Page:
Who Pays for Debit and Credit Card Breach?

In the past few years, many battles have raged, pitting banking interests against the retail industry. Most of these skirmishes have dealt with how to split the interchange fees assessed on transactions at retail establishments that use debit or credit cards as payment vehicles. Recently, related issues have raised their ugly heads, as Target acknowledged that it had suffered a breach in its software that potentially compromised 40 million cardholders and the personal information of 70 million individuals. Shortly following this admission, Neiman Marcus disclosed a similar breach, though it did not affect as many cardholders. Much to the dismay of bankers, these retailers and their industry representatives have tried to lay blame on the banking industry for not having migrated quickly enough to EMV* standards, which embed a small microchip in the plastic card. Perhaps this is a fair argument. In the Target breach, however, the criminals entered through Target’s software, not through any debit or credit card. Thus no amount of card security would have prevented the breach.

To make matters worse, when a breach occurs, regardless of who is responsible, it is the bank which covers fraudulent transactions and has to suffer the expense of replacing cards, if necessary. According to a survey by the Independent Community Bankers of America, community banks have had to replace 4 million cards at a cost of $40 million as a result of recent breaches. Bankers have a hard time understanding why they bear this responsibility. Since an examination of the data can easily determine whose system failed, why not investigate and make the party at fault pay? Since 2005, according to the Identity Theft Resource Center, there have been 4,200 breaches of data. Of those breaches, healthcare had 43 percent; business, including retail, had 34 percent; government, military and education had 19 percent; and banking had 4 percent. Further, there are no standards for what should be done to combat breaches except in the banking sector, under the Gramm-Leach-Bliley Act Financial Privacy Rule, Safeguards Rule and Red Flag Rule. Additionally banks are subject to Regulation E, Regulation Z and other network rules. Perhaps these rules, with which banks must comply, are the reason banks have such a low breach percentage.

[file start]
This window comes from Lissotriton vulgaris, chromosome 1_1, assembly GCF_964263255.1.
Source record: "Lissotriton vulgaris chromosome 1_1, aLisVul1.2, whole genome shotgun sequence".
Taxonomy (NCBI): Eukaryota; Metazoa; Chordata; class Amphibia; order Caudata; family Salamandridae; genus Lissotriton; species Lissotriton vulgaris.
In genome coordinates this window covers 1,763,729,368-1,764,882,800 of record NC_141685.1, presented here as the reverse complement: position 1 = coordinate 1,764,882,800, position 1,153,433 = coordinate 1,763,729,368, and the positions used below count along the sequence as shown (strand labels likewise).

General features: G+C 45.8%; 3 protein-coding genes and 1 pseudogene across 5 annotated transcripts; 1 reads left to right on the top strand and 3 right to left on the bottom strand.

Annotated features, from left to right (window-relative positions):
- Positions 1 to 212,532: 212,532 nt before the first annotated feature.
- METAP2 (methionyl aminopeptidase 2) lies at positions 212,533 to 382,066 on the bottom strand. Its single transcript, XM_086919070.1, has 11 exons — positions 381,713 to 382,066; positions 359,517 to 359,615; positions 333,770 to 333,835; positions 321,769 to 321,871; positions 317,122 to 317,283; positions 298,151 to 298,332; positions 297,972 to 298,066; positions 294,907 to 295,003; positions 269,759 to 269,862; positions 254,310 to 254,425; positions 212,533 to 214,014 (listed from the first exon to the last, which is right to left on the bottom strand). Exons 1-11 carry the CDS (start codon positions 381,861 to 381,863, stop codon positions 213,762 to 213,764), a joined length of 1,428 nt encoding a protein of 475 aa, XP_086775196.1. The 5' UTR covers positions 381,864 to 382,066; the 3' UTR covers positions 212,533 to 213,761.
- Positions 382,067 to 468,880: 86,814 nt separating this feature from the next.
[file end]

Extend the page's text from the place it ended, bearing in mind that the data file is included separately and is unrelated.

Fortunately the banking interests and the retail industry have agreed to come together through a joint cyberspace partnership to discuss how to deal with this problem collectively. Both sides will bring their biases and opinions to the table. It is hoped that fair resolution will be forthcoming. Following these recent breaches, Congress has taken strong interest in finding solutions to some of these problems. The costs are very real for all involved. Consumers whose identities are stolen can spend months, if not years, getting their records corrected. Retailers face a loss of confidence from their customer base that can cost millions of dollars in lost sales. And banks pick up the tab for fraud and card replacement.

Criminals are the only winners … until they get caught. That’s why this new working group is so important. It is committed to information-sharing, innovative technologies and forging partnerships to collaborate on finding solutions. Criminals are the enemies of all of the stakeholders, and we want to stop them before they start.

*Smart-card payment technology, a.k.a. EMV (Europay, MasterCard and Visa)

S. Joe DeHaven, 02/26/14

4 Responses to Who Pays for Debit and Credit Card Breach?

  1. johnangove says:

    Securing electronic payments is like squeezing a balloon. Until it is wrapped in an electronic firewall, the air will continue to move around the balloon. We have our work ahead of us.

  2. Joe Kalil, Sr. says:

    What happened to responsibility and accountability? In the Target fiasco, clearly it was their system breakdown. Shouldn’t they at least pay half of the card replacement costs?

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